The Formal and the Global

July 17, 2014

Other Primary Structures does not reconstruct an exhibition from the past, as did Germano Celant’s recent re-creation in Venice of When Attitudes Become Form.  But Jens Hoffmann’s fascinating show is part of the same cultural phenomenon, which focuses attention on the importance of historical exhibitions and the centrality of the curator.  And like such reconstructions, Other Primary Structures creates a kind of space.   But rather than a space of what was, it is a counterfactual space of what would have been if.  Here the “if” is the art world’s current global orientation, and the imagined counterfactual situation projects that perspective back to 1966.  The point is made clearly with the exhibition’s elegant scenography, in which works of the 60s from outside the U.S. and Great Britain are installed against huge installation photographs of the original show, inserting the Other into Primary Structures.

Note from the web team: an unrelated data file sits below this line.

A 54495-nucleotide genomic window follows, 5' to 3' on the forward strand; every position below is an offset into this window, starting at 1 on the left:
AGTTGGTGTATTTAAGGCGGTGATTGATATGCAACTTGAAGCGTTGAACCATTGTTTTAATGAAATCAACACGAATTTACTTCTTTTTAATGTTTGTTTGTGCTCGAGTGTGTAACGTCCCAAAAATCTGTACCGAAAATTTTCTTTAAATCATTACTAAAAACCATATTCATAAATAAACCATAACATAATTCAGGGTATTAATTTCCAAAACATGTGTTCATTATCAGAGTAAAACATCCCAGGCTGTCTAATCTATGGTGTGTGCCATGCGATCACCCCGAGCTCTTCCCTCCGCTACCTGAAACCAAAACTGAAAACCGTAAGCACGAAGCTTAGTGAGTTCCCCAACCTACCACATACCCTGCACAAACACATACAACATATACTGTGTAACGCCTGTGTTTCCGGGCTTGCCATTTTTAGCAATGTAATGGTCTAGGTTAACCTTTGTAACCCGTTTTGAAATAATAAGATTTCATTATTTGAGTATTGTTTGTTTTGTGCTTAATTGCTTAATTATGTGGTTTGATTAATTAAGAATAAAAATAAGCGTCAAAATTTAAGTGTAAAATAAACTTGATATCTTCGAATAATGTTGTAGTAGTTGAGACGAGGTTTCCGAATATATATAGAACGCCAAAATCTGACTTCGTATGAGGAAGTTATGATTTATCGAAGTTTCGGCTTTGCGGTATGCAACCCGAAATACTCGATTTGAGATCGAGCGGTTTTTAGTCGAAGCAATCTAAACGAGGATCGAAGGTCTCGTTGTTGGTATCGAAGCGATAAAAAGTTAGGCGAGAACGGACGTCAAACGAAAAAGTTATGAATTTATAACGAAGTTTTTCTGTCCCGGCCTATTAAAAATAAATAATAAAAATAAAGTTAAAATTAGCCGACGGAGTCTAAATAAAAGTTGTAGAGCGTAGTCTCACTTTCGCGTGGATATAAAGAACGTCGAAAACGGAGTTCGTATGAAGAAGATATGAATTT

While this might seem a natural imaginative leap, there is a significant tension here other than that among works created in different contexts with varied intentions.  For this global viewpoint is part of a larger change in thinking, a change that broadened analytic concerns beyond formalism to include in a fundamental way the institutional, social and political circumstances within which art is produced and valued.  At the Jewish Museum we find works from elsewhere that are selected for their formal similarity to those that were in Primary Structures, displayed as additional examples of the “stylistic tendency” that curator Kynaston McShine saw in some North American and British sculpture of the mid-60s.  The problem is that taking such globalism as a unifying principal is to contradict the conceptual framework in which McShine’s unity of style was grounded.  This is not a logical contradiction, but one of mentality.  Perhaps another way to approach the point is to note that Hoffmann’s attention to exhibition history is part of a view of art that is a reaction to formalist thinking, while the connections made by Other Primary Structures are based on formal relationships.  Ironically, it was Kynaston McShine who moved to the global and away from the formal in his 1972 show of international conceptualism at the Museum of Modern Art, Information, with work that he presented as rooted in the worldwide political upheaval of the late 60s.